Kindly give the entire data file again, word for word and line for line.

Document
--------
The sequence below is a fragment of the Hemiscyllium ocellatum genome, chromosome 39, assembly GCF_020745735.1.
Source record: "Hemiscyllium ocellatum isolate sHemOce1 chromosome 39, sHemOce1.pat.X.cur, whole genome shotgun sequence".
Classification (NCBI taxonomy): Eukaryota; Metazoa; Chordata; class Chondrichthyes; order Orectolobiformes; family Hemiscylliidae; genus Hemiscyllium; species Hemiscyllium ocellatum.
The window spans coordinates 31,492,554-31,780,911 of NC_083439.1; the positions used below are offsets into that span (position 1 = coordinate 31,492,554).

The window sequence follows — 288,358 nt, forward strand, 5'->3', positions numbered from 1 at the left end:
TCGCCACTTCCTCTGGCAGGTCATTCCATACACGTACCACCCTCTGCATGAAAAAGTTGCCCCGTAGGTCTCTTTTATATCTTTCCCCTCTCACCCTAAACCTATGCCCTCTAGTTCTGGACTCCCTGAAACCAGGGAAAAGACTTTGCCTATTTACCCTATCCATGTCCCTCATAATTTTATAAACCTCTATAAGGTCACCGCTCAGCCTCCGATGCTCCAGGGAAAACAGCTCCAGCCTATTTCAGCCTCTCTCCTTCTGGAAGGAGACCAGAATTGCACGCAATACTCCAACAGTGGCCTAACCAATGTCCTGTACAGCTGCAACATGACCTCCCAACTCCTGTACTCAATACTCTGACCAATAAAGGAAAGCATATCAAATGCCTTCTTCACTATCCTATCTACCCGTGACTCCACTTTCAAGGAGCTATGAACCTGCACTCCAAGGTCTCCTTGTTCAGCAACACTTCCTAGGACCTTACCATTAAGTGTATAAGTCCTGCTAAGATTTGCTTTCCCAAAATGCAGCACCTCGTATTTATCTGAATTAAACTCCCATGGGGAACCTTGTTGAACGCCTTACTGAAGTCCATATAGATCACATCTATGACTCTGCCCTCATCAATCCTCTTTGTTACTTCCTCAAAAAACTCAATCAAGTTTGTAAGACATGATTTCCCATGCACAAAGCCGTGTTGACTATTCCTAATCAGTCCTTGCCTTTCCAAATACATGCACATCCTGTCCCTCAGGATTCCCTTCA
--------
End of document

The sequence below is a fragment of the Hemiscyllium ocellatum genome, chromosome 39, assembly GCF_020745735.1.
Source record: "Hemiscyllium ocellatum isolate sHemOce1 chromosome 39, sHemOce1.pat.X.cur, whole genome shotgun sequence".
Classification (NCBI taxonomy): Eukaryota; Metazoa; Chordata; class Chondrichthyes; order Orectolobiformes; family Hemiscylliidae; genus Hemiscyllium; species Hemiscyllium ocellatum.
The window spans coordinates 31,492,554-31,780,911 of NC_083439.1; the positions used below are offsets into that span (position 1 = coordinate 31,492,554).

The window sequence follows — 288,358 nt, forward strand, 5'->3', positions numbered from 1 at the left end:
TCGCCACTTCCTCTGGCAGGTCATTCCATACACGTACCACCCTCTGCATGAAAAAGTTGCCCCGTAGGTCTCTTTTATATCTTTCCCCTCTCACCCTAAACCTATGCCCTCTAGTTCTGGACTCCCTGAAACCAGGGAAAAGACTTTGCCTATTTACCCTATCCATGTCCCTCATAATTTTATAAACCTCTATAAGGTCACCGCTCAGCCTCCGATGCTCCAGGGAAAACAGCTCCAGCCTATTTCAGCCTCTCTCCTTCTGGAAGGAGACCAGAATTGCACGCAATACTCCAACAGTGGCCTAACCAATGTCCTGTACAGCTGCAACATGACCTCCCAACTCCTGTACTCAATACTCTGACCAATAAAGGAAAGCATATCAAATGCCTTCTTCACTATCCTATCTACCCGTGACTCCACTTTCAAGGAGCTATGAACCTGCACTCCAAGGTCTCCTTGTTCAGCAACACTTCCTAGGACCTTACCATTAAGTGTATAAGTCCTGCTAAGATTTGCTTTCCCAAAATGCAGCACCTCGTATTTATCTGAATTAAACTCCCATGGGGAACCTTGTTGAACGCCTTACTGAAGTCCATATAGATCACATCTATGACTCTGCCCTCATCAATCCTCTTTGTTACTTCCTCAAAAAACTCAATCAAGTTTGTAAGACATGATTTCCCATGCACAAAGCCGTGTTGACTATTCCTAATCAGTCCTTGCCTTTCCAAATACATGCACATCCTGTCCCTCAGGATTCCCTTCA